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Ampersand electric motorcycles
Ampersand electric motorcycles

Clean Transport

Ampersand Aims To Have 600,000 Electric Motorcycles Across East Africa By 2030

Ampersand, one of the pioneers in the African electric motorcycle sector, is ramping up its operations. Ampersand was founded in 2014 in Kigali, Rwanda, and quickly started work on motorbike and battery prototypes which were put on road to get real data in the actual conditions that the motorcycles would be used by customers in the target market. Along with valuable insights, this helped validate and refine its assumptions and then iterate based on the findings. Armed with this knowledge, Ampersand launched the first phase of its commercial operations in May 2019. The company launched with 20 bikes of the improved motorcycle, Africa’s first sales of an electric taxi motorcycle.

Ampersand says all of the 20 bikes are still on the road almost 4 years since being introduced on the streets of Kigali.  Ampersand then proceeded to rollout battery swap stations around Kigali. These stations support Ampersand moto-taxi drivers by providing them with an efficient and fast energy top up model with a similar user experience in terms of time spent at the station as internal combustion engine motorcycles riders in the motorcycle taxi industry are used to at petrol stations.

Ampersand electric motorcycles

Ampersand then gradually increased the fleet to about 60 motorcycles on the road over the 3 years following its commercial launch. In that time, Ampersand also spent a lot of time working on a monitoring and transaction platform for its battery swapping network. This work included incorporating mobile money payments, simplifying the battery swap system, and other improvements on the backend. It also developed and refined the battery management system of its battery packs. This helped Ampersand refine its systems and processes to enable it to scale to the point where it is now doing over 60,000 battery swaps per month, serving over 3 million kilometers in the same timeframe! Ampersand would have been even further ahead at this point had it not been for the Covid-19 induced supply chain issues. Just like everybody else in the automotive sector, Ampersand is still feeling the effects of the constraints along the supply chain. This recently resulted in 100 finished Ampersand bikes sitting in their factory for over 2 months waiting for Battery Management System chips.

Ampersand’s motorcycles have been well received in the market, leading to a backlog of reservations. The waiting list currently stands at just over 7,000. One of the major reasons for the uptake was the easier operations and maintenance associated with electric vehicles. Ampersand says its heavy investment in R&D and production on the ground in Kigali has also produced a very reliable battery. In East Africa, Ampersand’s bikes are running between 10,000 and 40,000 km before any service calls, that’s about half a year’s mileage for most riders based on the general nature of the motorcycle taxi industry in that part of the world. This has been a game-changer for riders as compared to the service intervals for their old ICE motorcycles. ICE motorcycle users have to do oil changes every two weeks or less depending on mileage. Along with changing oil filters, this comes out to about $200 per year that riders have to fork out just for servicing their motorcycles. But the lion’s share of the savings comes from replacing fuel with battery swaps. Before 2022, Ampersand provided a saving of around 35%, or $500 a year. With current fuel prices, that saving has skyrocketed to nearly 50%.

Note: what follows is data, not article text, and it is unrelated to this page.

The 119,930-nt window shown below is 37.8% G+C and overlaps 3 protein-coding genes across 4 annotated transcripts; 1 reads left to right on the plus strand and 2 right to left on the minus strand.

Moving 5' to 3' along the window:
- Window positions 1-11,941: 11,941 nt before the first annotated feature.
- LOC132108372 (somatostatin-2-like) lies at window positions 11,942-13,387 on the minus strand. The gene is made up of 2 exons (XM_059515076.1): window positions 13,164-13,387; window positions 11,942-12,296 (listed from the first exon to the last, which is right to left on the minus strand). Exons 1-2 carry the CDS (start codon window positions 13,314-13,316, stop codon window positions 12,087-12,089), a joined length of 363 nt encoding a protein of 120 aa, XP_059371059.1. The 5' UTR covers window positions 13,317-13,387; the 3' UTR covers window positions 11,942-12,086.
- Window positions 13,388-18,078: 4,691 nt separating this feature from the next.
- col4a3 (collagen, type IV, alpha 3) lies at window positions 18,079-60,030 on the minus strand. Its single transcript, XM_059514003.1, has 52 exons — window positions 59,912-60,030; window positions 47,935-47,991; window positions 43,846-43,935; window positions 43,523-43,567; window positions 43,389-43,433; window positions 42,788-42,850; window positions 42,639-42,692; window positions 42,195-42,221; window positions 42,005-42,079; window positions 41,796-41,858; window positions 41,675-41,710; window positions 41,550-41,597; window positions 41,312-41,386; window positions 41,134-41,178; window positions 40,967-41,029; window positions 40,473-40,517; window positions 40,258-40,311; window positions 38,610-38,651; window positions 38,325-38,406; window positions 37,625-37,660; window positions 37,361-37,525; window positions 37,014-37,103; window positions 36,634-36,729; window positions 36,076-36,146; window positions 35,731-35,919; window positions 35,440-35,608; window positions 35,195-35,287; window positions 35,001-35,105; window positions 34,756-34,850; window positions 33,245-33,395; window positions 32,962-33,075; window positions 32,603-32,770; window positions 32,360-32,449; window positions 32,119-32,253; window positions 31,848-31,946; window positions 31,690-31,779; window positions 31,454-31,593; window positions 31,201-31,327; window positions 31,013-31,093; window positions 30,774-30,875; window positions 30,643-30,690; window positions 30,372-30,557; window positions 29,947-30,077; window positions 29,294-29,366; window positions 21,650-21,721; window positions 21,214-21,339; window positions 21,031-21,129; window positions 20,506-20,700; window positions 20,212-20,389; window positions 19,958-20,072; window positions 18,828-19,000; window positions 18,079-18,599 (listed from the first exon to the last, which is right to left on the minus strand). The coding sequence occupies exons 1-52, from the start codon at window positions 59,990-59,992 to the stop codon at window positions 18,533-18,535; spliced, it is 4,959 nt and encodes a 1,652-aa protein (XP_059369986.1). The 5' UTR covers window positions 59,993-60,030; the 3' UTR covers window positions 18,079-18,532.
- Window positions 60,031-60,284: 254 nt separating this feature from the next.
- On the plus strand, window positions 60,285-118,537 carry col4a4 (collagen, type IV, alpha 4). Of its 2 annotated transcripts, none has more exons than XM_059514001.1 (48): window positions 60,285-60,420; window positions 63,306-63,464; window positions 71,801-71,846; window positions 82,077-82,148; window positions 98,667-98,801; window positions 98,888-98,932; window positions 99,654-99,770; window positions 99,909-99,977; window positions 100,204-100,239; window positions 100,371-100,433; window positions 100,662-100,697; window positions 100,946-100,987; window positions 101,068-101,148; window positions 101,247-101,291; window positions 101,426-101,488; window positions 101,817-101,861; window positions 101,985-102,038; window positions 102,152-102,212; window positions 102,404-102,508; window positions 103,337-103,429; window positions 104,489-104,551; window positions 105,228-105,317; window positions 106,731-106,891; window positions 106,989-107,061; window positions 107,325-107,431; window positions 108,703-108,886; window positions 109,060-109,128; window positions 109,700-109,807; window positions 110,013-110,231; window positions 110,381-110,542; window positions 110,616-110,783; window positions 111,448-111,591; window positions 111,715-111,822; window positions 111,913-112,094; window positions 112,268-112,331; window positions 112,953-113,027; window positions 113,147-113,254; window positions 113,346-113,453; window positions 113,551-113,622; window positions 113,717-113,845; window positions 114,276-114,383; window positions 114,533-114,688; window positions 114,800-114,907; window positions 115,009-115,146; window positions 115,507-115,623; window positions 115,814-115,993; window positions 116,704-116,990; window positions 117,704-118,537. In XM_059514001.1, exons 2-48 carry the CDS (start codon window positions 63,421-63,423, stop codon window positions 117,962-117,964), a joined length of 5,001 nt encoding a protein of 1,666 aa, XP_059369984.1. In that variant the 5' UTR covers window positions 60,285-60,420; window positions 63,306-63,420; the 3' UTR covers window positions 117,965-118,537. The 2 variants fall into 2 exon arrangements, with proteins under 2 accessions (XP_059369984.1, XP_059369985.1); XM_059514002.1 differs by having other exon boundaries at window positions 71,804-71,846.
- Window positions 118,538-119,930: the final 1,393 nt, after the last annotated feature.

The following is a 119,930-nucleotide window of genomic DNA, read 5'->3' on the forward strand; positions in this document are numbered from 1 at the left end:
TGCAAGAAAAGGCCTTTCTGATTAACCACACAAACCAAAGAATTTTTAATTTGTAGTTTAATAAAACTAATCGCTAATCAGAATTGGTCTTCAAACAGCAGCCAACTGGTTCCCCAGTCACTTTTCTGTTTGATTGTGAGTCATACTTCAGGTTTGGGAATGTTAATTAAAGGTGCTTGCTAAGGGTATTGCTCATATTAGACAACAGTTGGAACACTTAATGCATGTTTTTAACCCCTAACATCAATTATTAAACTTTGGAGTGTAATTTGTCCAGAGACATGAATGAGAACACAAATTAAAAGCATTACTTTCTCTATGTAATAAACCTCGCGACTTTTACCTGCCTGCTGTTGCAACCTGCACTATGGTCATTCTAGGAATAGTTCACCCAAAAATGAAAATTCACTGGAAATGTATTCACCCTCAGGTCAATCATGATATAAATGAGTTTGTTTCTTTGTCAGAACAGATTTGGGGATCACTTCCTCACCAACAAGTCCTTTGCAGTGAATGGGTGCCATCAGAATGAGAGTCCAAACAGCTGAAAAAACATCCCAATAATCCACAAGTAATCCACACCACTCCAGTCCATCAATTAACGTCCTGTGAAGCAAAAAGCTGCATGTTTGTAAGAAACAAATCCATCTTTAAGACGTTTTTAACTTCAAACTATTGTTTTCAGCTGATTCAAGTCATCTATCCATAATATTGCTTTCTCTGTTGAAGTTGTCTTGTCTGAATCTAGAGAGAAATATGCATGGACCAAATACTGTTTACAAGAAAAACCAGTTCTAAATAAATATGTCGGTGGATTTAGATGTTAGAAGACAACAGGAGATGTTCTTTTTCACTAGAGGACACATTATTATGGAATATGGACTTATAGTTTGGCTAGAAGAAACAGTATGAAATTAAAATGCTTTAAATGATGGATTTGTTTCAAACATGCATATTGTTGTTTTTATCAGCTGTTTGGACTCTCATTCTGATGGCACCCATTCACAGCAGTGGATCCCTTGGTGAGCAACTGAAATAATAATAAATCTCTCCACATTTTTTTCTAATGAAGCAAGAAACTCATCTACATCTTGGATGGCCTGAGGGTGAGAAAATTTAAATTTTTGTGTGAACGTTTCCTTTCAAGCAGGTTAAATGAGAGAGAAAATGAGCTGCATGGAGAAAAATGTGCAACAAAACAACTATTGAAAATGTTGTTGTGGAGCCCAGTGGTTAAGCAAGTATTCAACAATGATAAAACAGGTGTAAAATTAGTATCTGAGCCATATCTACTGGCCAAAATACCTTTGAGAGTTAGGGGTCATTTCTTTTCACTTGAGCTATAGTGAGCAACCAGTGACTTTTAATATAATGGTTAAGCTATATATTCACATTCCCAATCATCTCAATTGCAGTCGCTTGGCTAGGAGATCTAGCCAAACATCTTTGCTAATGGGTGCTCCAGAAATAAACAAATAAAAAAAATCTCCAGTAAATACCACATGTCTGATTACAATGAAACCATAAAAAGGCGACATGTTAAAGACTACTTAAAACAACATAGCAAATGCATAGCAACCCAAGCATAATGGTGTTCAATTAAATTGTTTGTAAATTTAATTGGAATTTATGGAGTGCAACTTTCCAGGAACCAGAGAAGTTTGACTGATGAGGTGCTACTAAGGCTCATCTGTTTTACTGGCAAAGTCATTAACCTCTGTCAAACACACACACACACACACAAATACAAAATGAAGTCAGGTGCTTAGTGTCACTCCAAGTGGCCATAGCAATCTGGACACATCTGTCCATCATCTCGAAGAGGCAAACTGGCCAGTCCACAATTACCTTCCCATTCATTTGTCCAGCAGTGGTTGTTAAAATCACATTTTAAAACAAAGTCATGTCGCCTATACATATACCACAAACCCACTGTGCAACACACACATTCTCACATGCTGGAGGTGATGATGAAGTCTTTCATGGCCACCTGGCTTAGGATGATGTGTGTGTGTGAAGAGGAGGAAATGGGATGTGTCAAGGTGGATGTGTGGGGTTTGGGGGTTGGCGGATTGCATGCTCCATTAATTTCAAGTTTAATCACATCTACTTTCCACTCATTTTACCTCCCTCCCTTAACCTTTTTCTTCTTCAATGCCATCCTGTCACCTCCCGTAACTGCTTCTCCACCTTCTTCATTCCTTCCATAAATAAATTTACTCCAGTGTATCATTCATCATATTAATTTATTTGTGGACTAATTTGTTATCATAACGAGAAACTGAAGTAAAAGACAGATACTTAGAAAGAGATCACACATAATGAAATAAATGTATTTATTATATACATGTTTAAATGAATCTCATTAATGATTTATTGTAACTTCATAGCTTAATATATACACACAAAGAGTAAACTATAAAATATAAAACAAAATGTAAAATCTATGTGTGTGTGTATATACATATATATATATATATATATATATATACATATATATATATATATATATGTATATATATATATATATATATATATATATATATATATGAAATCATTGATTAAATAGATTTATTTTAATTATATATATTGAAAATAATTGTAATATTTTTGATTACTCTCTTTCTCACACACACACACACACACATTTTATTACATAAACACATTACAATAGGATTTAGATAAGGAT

Ampersand electric motorcycles

Ampersand says its focus this year has been scaling from its earlier prototypes and test production runs to its first full production run of its commercial motorcycle, growing from 60 motorbikes on the road at the start of 2022 to 800 now, becoming the biggest commercial electric motorcycle fleet in East Africa several times over. Sixty of these are in Kenya and the rest are in Rwanda. Ampersand plans to have 6,500 electric motorcycles in operation by the end of next year and ramp up to between 20,000 and 30,000 in 2024. A next generation battery pack, swap system, and new motorcycle is also in the works.